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Spags makes his case

Spags makes his case

In his three hires of head coaches, Dan Snyder has taken one from each of three major categories. He has gone the retread route in hiring Marty Schottenheimer. Then he went into the college ranks to get Steve Spurrier. Four years ago it was returning legend Joe Gibbs. The results have ranged from a cut or two above mediocre to downright embarrassing.

Now, he has a chance to go into a fourth category—the hot coordinator. And rarely has there been a coordinator more smokin' hot than Steve Spagnuolo.

Spagnuolo, born December 21, 1959 in Whitinsville, Massachusetts, currently is the defensive coordinator of the Super Bowl champion New York Giants. In case you haven't heard, his defense held the highest scoring team in NFL history to 14 points. According to Joe White of the Associated Press, Spagnuolo will interview for the Redskins head coaching job on Tuesday.

Holding the best offensive team in NFL history to two touchdowns in the Super Bowl does not, in and of itself, qualify a coordinator to be a head coach. Neither does running a defense that beat Tony Romo, Bret Favre, and Tom Brady along the road to the title. And it takes more than being a fiery, intense presence on the sidelines. Spagnuolo has all of that. It takes having a plan for the whole team, for how the units will mesh together. A coordinator generally has to deal with the media but those responsibilities grow exponentially when moving up to the level of head coach. When a practice squad offensive lineman gets into a barroom fight the head coach gets a phone call at 2:30 AM. He's responsible for setting the tone, setting the mood for the entire 53-man roster.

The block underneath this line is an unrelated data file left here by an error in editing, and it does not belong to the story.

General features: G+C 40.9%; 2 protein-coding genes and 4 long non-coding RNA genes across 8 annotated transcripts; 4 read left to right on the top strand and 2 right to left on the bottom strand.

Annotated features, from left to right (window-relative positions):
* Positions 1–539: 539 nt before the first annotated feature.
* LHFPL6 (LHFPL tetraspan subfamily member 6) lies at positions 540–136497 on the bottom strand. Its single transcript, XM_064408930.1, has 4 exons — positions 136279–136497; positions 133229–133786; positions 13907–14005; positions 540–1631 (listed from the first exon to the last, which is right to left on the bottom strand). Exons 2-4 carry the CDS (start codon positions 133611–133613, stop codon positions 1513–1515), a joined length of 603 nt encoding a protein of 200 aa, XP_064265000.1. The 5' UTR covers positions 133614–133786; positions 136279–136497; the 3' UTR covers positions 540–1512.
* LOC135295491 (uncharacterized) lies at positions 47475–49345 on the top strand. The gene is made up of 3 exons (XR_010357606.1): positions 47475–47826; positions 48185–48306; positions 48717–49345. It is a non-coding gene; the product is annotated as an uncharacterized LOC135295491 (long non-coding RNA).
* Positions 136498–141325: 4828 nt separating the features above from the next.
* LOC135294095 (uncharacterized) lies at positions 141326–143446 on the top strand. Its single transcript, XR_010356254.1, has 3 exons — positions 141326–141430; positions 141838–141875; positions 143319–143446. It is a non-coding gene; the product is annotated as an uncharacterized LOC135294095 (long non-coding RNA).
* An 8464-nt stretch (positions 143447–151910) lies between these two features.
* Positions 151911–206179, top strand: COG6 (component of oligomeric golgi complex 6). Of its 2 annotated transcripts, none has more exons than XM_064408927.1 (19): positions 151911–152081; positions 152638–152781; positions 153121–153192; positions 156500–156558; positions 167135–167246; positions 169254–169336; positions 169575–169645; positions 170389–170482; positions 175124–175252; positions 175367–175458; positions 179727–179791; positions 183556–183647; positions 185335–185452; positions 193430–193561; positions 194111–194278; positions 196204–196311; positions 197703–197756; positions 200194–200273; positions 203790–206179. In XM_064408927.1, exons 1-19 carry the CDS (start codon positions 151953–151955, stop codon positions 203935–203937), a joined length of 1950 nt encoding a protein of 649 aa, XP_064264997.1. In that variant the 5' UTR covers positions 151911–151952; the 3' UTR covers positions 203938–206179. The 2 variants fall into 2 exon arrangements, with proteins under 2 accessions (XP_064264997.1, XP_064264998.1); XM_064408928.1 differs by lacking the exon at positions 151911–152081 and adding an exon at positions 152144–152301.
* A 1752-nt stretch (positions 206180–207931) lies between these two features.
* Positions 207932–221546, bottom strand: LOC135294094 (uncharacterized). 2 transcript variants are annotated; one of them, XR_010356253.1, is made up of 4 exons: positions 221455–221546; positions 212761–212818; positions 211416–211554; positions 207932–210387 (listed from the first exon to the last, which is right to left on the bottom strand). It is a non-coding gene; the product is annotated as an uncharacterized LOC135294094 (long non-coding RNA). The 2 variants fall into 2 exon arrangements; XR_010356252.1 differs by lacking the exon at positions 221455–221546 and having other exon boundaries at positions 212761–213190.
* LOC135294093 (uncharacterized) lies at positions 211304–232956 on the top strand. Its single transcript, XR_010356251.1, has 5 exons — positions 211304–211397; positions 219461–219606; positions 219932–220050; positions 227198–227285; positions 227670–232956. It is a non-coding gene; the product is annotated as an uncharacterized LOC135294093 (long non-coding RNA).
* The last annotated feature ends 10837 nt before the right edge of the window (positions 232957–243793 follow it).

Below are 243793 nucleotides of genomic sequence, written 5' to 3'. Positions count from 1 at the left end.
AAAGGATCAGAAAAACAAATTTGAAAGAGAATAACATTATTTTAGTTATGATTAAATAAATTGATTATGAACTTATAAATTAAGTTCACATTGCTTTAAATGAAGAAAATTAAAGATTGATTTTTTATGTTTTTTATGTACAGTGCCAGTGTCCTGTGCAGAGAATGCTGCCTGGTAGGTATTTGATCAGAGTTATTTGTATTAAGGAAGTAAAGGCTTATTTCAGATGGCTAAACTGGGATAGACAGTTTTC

Can Spagnuolo handle all of that? Snyder will try to get a feel for that during Tuesday's interview (and perhaps a second one a day or two later). But, until a coach does it, there's no way of telling whether or not he'll do it well. All Snyder can do is try to calculate what the chances are that he will be successful.

And if Snyder determines that there is a reasonable chance that Spagnuolo will fill the bill, he might well choose to offer the job to him. If that happens, it seems likely that he will accept it. It's likely that the Giants will come back with to offer some more money and an Assistant Head Coach title. But there is no guarantee that there will ever be another top job offer for Spags. The Giants could well follow the route of many Super Bowl champions and wallow in mediocrity for a few seasons. Nobody wants the DC of a 9-7 or 8-8 team that went one and done in the playoffs, which is where the Giants were the last two years.